OwlSkyLantern1RSPCA Cymru is urging Local Authorities across Wales not to be “bad neighbours”, following news that a twelfth Local Authority has acted to ban the use of deadly sky lanterns on land which they control.

Further to RSPCA Cymru’s campaign on the issue, Ceredigion Council has now implemented a local ban on the release of the devices, in a move which will help protect animals based in the county, and surrounding areas.

Sky lanterns – often known as Chinese lanterns – can harm wildlife, livestock and other animals by causing injuries that lead to suffering and a slow painful death. A majority of Councils in Wales have now taken action.

RSPCA Cymru has long highlighted the dangers associated with the use of sky lanterns, and promotes the use of harmless alternatives which prevent injury, suffering and fatality of animals.

Martin Fidler Jones, RSPCA Cymru’s political campaigns manager, said: “Sky lanterns pose clear danger to animals.  We’ve been delighted by the public’s response to our campaign to halt their use – and the results speak for themselves.

“They may look pretty – but they’re also pretty dangerous. Sadly, many people forget that, if they release a lantern, they have no control over where it lands, or the damage it can do.

“RSPCA Cymru commends Ceredigion Council on their recent action, which delivers an important message for animal welfare.

“We’re now urging the Local Authorities yet to take action to not be bad neighbours and act to ensure better protection of wildlife, farm and other animals all across Wales.”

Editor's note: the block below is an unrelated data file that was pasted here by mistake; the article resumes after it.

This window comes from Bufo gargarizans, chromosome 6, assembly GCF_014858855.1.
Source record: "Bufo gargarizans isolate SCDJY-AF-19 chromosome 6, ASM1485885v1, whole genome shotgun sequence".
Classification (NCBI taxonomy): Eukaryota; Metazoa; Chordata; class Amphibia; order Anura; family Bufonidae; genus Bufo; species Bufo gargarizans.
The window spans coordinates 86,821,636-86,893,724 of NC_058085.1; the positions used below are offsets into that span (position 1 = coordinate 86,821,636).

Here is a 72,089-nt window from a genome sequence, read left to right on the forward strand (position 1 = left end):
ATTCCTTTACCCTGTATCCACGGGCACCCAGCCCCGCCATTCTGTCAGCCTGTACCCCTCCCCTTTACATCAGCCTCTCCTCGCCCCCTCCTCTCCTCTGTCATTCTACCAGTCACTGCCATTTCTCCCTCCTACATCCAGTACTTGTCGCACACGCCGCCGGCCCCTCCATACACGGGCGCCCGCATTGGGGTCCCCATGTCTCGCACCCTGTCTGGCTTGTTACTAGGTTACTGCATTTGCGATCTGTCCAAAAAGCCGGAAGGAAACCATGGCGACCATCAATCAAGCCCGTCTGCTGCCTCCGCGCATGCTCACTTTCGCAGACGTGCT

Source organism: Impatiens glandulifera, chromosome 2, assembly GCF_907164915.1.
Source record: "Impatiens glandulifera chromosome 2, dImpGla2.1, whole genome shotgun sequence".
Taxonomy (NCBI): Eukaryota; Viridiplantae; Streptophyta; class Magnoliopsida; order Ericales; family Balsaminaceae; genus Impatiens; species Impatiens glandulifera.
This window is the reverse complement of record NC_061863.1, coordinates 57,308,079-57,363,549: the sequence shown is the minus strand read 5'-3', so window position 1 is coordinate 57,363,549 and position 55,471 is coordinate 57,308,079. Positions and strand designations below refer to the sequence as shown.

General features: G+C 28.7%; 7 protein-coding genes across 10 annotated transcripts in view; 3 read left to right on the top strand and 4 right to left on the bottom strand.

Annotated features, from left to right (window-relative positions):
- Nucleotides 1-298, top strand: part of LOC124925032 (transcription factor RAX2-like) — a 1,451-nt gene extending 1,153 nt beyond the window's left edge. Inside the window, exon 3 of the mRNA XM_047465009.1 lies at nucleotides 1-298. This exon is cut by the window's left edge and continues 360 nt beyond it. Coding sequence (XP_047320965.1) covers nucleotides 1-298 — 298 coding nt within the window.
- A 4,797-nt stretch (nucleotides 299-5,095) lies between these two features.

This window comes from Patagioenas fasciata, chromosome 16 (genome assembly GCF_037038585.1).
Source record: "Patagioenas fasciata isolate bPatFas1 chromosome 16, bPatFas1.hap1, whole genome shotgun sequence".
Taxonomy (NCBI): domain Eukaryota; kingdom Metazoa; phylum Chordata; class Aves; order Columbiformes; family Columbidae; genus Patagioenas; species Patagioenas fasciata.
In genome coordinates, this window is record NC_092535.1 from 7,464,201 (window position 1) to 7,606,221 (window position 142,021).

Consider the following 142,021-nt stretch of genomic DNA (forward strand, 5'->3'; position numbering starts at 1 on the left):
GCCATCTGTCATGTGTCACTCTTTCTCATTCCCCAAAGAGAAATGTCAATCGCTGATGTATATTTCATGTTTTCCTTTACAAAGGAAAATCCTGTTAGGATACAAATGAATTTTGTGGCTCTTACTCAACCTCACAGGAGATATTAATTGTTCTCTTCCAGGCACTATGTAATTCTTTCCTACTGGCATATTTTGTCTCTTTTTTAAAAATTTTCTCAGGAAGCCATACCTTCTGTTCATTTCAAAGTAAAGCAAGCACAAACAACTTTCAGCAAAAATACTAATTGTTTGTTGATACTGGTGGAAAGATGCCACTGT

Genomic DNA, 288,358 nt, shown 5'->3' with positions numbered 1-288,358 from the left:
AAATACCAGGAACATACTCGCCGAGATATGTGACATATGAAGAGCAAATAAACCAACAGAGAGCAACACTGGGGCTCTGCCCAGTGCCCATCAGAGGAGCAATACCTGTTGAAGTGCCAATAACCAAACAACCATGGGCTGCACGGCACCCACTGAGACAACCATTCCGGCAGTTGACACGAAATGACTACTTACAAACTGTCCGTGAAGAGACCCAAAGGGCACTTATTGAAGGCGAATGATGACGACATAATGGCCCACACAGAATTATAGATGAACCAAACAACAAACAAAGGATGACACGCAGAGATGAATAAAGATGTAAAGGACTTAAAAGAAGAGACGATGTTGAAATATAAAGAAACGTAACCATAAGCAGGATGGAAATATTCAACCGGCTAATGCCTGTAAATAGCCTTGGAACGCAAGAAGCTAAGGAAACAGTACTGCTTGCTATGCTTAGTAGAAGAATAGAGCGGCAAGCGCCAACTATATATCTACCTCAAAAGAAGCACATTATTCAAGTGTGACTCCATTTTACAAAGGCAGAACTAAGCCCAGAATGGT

Ceredigion Councillor Alun Williams, Cabinet Member for Transport, Waste and Carbon Management, said: “It’s understood that these lanterns are launched by people only wanting to have fun or create a memorable occasion. But there is clear evidence that they can cause real damage to livestock and wildlife and, most of all, the fire risk from them is very high, especially in the summer.

“We’ve listened to the calls from organisations like the RSPCA and the farming unions and Ceredigion has now joined a growing list of counties not allowing these lanterns to be launched from its land. We hope other landowners will follow our lead and the risk they pose can then be eradicated from the county.”

In October 2013 the Welsh Government wrote to Local Authorities encouraging them to introduce a voluntary ban.

Ceredigion Council follows Rhondda Cynon Taf, Vale of Glamorgan, Bridgend, Blaenau Gwent, Gwynedd, Cardiff, Caerphilly, Carmarthenshire, Conwy, Neath Port Talbot and Pembrokeshire in taking action.

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